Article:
Portugal has become the second EU country this week to scrap “golden visas” for wealthy non-Europeans, joining Ireland in abolishing a programme that helped pull in foreign investment but sparked controversy.
António Costa, Portugal’s prime minister, said on Thursday that his government would stop issuing new golden visas in order to “fight against price speculation in real estate”. Ireland had cited EU warnings over the security implications of such programmes in its own decision.
Golden visas have given wealthy people residency permits and access to the EU’s borderless travel zone in exchange for investment. The programmes in Portugal and Ireland were introduced 10 years ago to aid recovery from the financial crisis and proved to be especially popular with rich Chinese citizens.
Portugal’s decision to end the scheme was driven by angst over a surge in house prices that has left many Portuguese people struggling to find adequate accommodation, particularly in Lisbon and Porto, the biggest cities.
It came as part of a package of measures designed to combat the housing crisis, which is the most pressing issue facing Costa’s Socialist government.
Property prices have been driven up in recent years by foreigners purchasing second homes or apartments to rent out to tourists via platforms such as Airbnb.
The golden visas, known officially as residence permits for investment, were issued in exchange for property purchases of €500,000 or more. Holders gain the right to live in Portugal for five years, after which they can apply for permanent residence even though the minimum required stay in the country is only a few days a year. The scheme netted more than €6bn in investment.
Portugal is not cancelling existing golden visas, but Costa said they could only be renewed if the property they were linked to was the permanent residence of the holder or a family member or if it was put on the rental market.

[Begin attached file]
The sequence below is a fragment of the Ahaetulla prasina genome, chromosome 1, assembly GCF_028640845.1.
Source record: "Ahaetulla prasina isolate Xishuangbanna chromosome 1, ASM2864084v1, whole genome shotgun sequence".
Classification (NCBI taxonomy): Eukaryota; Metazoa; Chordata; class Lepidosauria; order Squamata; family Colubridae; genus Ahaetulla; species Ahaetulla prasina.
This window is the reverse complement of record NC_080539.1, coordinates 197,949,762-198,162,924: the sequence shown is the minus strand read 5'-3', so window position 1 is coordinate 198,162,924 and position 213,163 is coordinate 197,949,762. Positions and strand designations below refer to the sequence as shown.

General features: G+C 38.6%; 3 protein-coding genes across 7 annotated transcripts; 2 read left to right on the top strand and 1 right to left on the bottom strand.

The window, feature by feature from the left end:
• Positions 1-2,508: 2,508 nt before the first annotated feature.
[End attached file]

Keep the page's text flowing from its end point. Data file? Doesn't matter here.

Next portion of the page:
Since the programme’s inception in 2012, the largest number of visas has been granted to Chinese citizens, who have received more than 5,000, according to Portuguese government data. More than 1,000 went to Brazilians while Turkey, South Africa and the United Arab Emirates each received about 500.
Government officials said there had been a need for such a programme when it was introduced and it had broadly achieved its objectives, but the country now faced different problems over housing affordability.
In 2020 the Costa government announced a plan to curb the impact of golden visas on property prices by making it harder for holders to buy in Lisbon and Porto, but real estate executives say some people found ways to circumvent the restrictions.
Government officials acknowledged that the visa programme was not the principal factor behind rising housing costs, but said it was creating uncomfortable questions for the government and ending it was symbolically important. The proliferation of short-let tourist apartments and other tax incentives for foreign residents had played a bigger role in the property market.
Nuno Cunha Barnabé, a tax partner at Abreu Advogados, a Lisbon law firm, said the announcement left many unanswered questions about how golden visas would be phased out. “How will the government deal with foreign real estate developers’ expectations for ongoing projects?” he said.
Nine out of 10 Portuguese people say the country is facing a housing crisis, blaming factors including a lack of public and private investment and inadequate regulation, according to a survey late last year carried out by the Institute of Social Sciences at the University of Lisbon and the University Institute of Lisbon.
The government is cautious about doing anything more that could cool foreign interest in Portugal because tourism and the buoyant real estate market are key to its economy, helping the country grow by more than the eurozone average since the peak of the coronavirus pandemic.
The Portuguese housing package announced on Thursday, which must be approved by parliament, included moves to add more properties to the private rental market and build more public housing, as well as subsidies for families and a simplification of real estate licensing.
Amid security fears, the EU last year called on member states to end so-called golden passport schemes — which offer not just residency but citizenship.